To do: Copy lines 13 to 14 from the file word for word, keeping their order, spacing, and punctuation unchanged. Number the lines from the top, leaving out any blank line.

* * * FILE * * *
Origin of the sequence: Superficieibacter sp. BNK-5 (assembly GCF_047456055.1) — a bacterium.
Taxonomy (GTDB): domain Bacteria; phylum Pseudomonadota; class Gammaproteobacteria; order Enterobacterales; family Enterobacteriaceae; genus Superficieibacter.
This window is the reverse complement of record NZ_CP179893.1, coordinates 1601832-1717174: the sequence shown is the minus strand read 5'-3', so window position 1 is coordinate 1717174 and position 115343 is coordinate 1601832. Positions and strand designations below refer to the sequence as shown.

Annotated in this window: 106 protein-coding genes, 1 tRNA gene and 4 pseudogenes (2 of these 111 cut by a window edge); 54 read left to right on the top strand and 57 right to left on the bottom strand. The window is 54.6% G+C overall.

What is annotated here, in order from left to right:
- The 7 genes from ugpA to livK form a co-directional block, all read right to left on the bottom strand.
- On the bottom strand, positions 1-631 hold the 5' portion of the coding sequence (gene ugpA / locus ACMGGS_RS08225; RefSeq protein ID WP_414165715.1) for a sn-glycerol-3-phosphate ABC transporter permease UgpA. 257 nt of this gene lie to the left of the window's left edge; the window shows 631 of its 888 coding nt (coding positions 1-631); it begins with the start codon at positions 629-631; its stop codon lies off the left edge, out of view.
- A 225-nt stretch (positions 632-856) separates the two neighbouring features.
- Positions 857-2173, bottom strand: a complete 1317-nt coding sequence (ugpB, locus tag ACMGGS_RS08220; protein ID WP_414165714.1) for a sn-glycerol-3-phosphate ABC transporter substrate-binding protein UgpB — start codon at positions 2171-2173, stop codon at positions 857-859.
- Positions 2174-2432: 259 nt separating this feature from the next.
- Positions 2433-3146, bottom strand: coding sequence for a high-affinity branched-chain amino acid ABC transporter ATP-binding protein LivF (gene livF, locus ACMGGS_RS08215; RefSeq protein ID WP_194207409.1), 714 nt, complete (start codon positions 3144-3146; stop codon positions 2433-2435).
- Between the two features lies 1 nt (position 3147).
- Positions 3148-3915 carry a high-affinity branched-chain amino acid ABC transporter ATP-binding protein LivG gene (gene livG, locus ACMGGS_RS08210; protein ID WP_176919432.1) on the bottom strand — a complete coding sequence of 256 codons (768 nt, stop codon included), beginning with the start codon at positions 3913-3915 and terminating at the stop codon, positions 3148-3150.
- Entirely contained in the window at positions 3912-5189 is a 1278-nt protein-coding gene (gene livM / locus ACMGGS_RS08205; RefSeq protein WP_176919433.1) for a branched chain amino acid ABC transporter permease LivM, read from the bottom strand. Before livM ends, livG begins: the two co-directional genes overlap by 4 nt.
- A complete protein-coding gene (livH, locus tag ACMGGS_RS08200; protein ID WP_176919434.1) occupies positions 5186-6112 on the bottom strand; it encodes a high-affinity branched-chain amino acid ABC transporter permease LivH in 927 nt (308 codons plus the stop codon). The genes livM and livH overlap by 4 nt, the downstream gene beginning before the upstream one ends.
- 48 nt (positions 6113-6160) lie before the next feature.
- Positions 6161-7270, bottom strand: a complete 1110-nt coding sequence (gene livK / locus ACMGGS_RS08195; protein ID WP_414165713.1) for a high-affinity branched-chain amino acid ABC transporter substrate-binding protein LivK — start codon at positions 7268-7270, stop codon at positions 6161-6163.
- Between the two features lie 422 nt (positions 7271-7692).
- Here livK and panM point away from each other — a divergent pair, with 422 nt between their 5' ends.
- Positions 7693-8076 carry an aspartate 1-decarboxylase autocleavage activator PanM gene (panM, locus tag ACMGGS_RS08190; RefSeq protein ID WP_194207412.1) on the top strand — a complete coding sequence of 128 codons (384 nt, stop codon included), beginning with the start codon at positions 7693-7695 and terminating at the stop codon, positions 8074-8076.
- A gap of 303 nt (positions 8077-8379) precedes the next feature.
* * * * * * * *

- Positions 3148-3915 carry a high-affinity branched-chain amino acid ABC transporter ATP-binding protein LivG gene (gene livG, locus ACMGGS_RS08210; protein ID WP_176919432.1) on the bottom strand — a complete coding sequence of 256 codons (768 nt, stop codon included), beginning with the start codon at positions 3913-3915 and terminating at the stop codon, positions 3148-3150.
- Entirely contained in the window at positions 3912-5189 is a 1278-nt protein-coding gene (gene livM / locus ACMGGS_RS08205; RefSeq protein WP_176919433.1) for a branched chain amino acid ABC transporter permease LivM, read from the bottom strand. Before livM ends, livG begins: the two co-directional genes overlap by 4 nt.